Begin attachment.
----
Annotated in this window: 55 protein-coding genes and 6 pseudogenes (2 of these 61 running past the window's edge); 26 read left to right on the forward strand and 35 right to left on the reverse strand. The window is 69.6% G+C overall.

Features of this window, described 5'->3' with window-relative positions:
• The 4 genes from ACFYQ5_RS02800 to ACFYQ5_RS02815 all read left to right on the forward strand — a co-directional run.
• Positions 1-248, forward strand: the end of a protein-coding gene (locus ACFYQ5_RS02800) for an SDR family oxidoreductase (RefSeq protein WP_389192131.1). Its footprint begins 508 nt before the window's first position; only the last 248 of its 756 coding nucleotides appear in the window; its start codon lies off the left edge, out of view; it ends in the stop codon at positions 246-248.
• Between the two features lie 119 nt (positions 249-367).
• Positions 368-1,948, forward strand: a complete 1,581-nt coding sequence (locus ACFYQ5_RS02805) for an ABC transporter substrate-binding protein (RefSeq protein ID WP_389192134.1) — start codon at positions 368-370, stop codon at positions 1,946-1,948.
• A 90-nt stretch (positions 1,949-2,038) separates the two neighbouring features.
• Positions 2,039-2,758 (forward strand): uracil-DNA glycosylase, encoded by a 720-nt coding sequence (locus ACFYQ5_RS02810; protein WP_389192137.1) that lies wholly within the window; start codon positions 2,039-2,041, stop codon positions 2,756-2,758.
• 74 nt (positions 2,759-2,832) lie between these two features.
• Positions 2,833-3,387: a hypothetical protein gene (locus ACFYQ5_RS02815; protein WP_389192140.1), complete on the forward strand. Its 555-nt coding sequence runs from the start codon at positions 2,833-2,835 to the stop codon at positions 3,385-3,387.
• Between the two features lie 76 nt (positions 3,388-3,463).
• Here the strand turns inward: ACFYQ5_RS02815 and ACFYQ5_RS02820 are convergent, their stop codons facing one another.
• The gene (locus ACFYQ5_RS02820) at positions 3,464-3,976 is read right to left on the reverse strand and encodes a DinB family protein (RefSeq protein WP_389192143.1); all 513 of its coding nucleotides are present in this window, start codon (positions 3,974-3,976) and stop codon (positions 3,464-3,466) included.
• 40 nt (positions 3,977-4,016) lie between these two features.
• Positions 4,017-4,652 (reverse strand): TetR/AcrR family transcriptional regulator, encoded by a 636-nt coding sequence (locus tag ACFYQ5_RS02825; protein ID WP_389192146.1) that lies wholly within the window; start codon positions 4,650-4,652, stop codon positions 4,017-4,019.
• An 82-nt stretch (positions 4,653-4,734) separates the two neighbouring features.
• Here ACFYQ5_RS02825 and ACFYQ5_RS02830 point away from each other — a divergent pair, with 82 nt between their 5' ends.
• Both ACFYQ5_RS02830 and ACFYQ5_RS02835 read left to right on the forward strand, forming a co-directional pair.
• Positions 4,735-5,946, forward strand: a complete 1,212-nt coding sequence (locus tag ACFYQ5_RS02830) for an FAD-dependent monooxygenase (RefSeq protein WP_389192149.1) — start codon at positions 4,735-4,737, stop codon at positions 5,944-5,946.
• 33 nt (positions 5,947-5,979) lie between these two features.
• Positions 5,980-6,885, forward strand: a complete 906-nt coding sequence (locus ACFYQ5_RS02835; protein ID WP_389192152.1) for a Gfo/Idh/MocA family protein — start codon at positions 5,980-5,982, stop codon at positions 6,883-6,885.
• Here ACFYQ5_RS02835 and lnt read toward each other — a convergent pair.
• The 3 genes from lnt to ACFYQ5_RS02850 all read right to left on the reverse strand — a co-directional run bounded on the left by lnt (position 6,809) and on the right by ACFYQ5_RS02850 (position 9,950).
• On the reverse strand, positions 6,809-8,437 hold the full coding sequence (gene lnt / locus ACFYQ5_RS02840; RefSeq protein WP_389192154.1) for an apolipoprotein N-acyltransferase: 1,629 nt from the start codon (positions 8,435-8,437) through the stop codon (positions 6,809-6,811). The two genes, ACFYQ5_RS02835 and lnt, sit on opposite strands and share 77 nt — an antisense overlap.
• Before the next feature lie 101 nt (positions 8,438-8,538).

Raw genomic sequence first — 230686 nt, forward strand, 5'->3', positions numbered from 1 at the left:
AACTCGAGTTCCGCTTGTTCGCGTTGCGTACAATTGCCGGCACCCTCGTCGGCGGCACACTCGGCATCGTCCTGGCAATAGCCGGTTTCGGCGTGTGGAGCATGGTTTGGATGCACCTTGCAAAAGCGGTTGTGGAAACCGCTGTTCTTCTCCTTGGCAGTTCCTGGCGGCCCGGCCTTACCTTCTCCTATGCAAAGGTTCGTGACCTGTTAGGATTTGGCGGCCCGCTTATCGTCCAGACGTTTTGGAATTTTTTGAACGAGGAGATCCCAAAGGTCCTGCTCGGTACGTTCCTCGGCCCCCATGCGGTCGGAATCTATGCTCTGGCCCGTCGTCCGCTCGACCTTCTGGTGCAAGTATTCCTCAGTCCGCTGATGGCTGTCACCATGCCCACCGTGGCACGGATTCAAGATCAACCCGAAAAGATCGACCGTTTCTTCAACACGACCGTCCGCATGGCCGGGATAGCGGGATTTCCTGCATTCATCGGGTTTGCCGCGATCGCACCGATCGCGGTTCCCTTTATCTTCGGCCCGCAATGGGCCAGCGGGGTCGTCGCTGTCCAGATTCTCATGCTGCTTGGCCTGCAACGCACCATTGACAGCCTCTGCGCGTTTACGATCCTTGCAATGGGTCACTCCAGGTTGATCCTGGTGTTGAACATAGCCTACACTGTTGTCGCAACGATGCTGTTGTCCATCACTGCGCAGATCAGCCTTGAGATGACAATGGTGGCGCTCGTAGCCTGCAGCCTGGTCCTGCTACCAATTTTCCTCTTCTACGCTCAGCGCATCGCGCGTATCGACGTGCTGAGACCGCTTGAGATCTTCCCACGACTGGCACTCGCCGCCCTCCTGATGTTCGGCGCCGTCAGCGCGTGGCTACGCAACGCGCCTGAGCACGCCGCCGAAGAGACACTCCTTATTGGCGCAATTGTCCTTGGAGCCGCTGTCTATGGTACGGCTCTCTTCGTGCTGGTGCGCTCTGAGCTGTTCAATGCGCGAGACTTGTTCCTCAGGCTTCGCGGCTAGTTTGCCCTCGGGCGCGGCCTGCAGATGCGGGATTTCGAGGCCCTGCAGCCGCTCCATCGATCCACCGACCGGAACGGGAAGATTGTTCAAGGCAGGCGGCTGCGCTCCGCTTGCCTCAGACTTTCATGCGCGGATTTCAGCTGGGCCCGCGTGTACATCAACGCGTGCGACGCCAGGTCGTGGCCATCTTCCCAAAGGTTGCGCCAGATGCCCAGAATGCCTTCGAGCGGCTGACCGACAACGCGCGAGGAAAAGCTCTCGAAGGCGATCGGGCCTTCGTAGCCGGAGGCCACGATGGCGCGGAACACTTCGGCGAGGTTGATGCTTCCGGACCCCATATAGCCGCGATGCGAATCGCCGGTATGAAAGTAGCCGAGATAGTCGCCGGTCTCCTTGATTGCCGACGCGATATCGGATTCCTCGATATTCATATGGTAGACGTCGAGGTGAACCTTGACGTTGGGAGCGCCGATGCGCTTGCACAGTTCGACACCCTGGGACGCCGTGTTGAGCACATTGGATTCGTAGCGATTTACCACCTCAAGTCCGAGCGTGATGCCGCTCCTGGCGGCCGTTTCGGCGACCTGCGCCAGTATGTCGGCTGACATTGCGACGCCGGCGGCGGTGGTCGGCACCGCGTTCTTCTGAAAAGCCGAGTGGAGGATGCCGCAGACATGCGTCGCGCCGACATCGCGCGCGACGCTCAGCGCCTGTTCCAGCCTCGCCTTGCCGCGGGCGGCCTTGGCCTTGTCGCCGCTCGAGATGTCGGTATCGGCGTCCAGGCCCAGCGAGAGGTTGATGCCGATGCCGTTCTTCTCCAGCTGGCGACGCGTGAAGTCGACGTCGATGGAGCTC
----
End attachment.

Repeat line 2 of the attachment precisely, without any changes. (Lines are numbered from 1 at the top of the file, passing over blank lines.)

Features of this window, described 5'->3' with window-relative positions: